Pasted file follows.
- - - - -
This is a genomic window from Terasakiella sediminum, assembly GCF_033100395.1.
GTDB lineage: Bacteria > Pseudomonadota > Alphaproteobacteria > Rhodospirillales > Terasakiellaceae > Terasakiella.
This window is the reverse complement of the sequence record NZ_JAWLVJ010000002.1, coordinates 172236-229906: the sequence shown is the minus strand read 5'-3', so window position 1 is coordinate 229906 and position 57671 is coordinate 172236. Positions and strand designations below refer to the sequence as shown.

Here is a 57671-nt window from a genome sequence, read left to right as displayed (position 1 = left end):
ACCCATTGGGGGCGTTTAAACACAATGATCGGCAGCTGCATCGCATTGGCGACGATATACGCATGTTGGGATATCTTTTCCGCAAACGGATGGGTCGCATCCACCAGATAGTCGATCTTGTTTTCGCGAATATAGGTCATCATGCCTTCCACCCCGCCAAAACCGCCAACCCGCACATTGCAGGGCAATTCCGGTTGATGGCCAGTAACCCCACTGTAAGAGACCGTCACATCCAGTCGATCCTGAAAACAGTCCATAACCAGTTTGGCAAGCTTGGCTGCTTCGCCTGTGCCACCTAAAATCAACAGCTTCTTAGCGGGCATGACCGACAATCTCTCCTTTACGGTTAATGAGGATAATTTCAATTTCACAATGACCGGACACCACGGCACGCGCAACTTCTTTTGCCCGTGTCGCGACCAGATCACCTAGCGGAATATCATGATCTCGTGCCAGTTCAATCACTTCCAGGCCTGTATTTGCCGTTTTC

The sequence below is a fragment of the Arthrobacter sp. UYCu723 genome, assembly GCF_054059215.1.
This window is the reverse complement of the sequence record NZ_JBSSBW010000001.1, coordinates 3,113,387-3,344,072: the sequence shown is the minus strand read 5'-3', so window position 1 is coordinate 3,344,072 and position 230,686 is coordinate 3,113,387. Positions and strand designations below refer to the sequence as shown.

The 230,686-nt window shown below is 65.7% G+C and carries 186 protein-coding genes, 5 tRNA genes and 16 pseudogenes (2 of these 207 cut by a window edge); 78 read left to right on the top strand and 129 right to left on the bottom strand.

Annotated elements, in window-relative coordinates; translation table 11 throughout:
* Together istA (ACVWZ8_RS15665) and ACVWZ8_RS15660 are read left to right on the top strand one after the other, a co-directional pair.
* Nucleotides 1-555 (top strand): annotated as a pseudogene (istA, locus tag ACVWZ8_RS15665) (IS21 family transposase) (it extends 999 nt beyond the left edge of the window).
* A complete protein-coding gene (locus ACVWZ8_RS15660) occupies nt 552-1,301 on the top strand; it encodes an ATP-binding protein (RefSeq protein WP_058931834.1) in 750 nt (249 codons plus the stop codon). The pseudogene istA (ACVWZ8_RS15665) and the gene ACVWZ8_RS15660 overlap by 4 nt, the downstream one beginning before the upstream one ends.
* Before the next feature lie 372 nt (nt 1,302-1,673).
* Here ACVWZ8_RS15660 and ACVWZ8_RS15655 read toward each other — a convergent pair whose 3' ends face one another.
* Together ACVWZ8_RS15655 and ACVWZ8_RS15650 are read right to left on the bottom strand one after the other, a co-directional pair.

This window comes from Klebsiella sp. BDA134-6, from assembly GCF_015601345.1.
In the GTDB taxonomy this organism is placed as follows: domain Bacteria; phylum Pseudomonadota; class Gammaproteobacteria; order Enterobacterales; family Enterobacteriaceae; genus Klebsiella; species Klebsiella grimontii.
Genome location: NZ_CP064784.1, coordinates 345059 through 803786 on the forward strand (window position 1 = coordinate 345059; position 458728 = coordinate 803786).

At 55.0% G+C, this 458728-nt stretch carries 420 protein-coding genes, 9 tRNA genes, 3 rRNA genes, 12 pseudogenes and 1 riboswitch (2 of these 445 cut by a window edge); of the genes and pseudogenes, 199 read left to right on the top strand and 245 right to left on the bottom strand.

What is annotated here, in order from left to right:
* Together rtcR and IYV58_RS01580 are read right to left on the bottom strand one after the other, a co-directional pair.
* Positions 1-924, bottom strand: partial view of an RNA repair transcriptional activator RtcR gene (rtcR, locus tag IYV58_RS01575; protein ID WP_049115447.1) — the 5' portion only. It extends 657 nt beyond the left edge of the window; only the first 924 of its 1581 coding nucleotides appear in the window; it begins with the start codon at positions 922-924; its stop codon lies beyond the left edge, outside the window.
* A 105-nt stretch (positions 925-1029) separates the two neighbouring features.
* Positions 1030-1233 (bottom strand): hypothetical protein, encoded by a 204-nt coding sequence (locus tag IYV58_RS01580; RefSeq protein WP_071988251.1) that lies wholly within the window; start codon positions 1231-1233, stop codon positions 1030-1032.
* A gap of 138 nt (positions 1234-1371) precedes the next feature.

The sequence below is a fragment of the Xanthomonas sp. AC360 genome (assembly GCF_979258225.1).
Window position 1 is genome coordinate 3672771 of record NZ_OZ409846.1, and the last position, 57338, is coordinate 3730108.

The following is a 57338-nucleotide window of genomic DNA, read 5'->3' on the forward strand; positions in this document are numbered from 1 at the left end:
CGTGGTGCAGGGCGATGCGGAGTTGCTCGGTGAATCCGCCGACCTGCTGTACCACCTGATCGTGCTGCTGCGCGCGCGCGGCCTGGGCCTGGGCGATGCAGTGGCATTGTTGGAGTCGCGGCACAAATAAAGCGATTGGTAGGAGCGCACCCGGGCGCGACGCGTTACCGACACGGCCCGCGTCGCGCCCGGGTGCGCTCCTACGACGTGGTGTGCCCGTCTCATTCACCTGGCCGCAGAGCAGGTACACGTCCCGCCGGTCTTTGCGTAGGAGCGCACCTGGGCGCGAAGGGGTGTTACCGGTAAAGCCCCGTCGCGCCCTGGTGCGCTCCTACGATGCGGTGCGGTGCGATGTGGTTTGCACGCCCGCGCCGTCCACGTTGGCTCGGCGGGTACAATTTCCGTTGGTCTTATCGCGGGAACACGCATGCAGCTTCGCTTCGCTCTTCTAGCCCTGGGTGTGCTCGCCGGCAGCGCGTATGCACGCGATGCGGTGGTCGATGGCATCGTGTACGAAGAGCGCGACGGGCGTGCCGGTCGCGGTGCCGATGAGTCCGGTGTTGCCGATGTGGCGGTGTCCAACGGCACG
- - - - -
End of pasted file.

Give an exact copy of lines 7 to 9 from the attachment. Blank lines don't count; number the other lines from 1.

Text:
This window is the reverse complement of the sequence record NZ_JBSSBW010000001.1, coordinates 3,113,387-3,344,072: the sequence shown is the minus strand read 5'-3', so window position 1 is coordinate 3,344,072 and position 230,686 is coordinate 3,113,387. Positions and strand designations below refer to the sequence as shown.

The 230,686-nt window shown below is 65.7% G+C and carries 186 protein-coding genes, 5 tRNA genes and 16 pseudogenes (2 of these 207 cut by a window edge); 78 read left to right on the top strand and 129 right to left on the bottom strand.

Annotated elements, in window-relative coordinates; translation table 11 throughout: